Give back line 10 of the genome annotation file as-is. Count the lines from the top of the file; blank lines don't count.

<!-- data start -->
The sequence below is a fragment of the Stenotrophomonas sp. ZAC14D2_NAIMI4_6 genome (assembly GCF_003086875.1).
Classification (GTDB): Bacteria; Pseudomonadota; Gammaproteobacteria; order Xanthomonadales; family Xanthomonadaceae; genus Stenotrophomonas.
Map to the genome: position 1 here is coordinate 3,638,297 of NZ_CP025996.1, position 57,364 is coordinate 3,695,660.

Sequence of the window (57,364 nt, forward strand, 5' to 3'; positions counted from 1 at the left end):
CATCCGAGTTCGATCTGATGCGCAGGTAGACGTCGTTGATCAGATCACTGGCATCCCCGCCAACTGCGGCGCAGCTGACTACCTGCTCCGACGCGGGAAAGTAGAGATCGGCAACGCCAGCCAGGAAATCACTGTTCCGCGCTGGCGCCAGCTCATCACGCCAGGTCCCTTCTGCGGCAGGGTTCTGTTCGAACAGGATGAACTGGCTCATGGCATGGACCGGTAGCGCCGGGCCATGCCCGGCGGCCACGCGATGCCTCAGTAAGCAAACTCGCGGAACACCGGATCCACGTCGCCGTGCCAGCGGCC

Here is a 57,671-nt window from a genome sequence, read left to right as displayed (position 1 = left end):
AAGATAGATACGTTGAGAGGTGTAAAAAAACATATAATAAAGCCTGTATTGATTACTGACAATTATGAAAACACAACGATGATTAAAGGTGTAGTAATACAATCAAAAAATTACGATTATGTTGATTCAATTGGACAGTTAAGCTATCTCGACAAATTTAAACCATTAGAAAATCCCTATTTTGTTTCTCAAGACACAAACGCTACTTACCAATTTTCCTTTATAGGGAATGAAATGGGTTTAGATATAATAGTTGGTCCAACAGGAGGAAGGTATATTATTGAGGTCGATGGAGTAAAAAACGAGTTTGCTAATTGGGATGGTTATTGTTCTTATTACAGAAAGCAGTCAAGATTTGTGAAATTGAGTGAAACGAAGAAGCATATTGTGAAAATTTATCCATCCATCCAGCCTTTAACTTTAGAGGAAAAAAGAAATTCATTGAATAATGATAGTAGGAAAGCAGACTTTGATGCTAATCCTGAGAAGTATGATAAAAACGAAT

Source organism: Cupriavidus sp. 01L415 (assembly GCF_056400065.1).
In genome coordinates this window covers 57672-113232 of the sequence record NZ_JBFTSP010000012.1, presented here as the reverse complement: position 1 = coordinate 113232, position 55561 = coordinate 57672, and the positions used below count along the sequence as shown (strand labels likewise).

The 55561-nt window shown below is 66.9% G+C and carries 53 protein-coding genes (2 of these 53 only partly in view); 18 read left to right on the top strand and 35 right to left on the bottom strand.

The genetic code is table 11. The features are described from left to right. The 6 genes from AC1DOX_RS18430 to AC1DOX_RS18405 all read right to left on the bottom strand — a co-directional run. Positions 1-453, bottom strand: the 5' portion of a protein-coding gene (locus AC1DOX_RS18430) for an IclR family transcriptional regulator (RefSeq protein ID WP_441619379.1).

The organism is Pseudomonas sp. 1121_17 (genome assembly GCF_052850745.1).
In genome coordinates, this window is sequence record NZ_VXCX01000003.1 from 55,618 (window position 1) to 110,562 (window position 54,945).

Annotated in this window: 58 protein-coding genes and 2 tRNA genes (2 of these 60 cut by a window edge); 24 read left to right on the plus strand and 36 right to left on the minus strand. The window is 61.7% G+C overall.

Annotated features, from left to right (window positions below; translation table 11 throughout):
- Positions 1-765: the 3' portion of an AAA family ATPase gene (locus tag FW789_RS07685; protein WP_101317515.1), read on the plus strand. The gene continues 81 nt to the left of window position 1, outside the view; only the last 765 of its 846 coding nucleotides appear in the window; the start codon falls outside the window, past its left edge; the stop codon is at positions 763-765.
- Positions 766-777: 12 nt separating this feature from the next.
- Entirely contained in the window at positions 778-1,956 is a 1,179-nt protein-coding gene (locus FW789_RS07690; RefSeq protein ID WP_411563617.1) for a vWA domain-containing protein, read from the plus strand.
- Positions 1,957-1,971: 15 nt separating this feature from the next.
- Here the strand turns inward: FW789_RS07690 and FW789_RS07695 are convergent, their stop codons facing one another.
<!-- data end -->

The 55561-nt window shown below is 66.9% G+C and carries 53 protein-coding genes (2 of these 53 only partly in view); 18 read left to right on the top strand and 35 right to left on the bottom strand.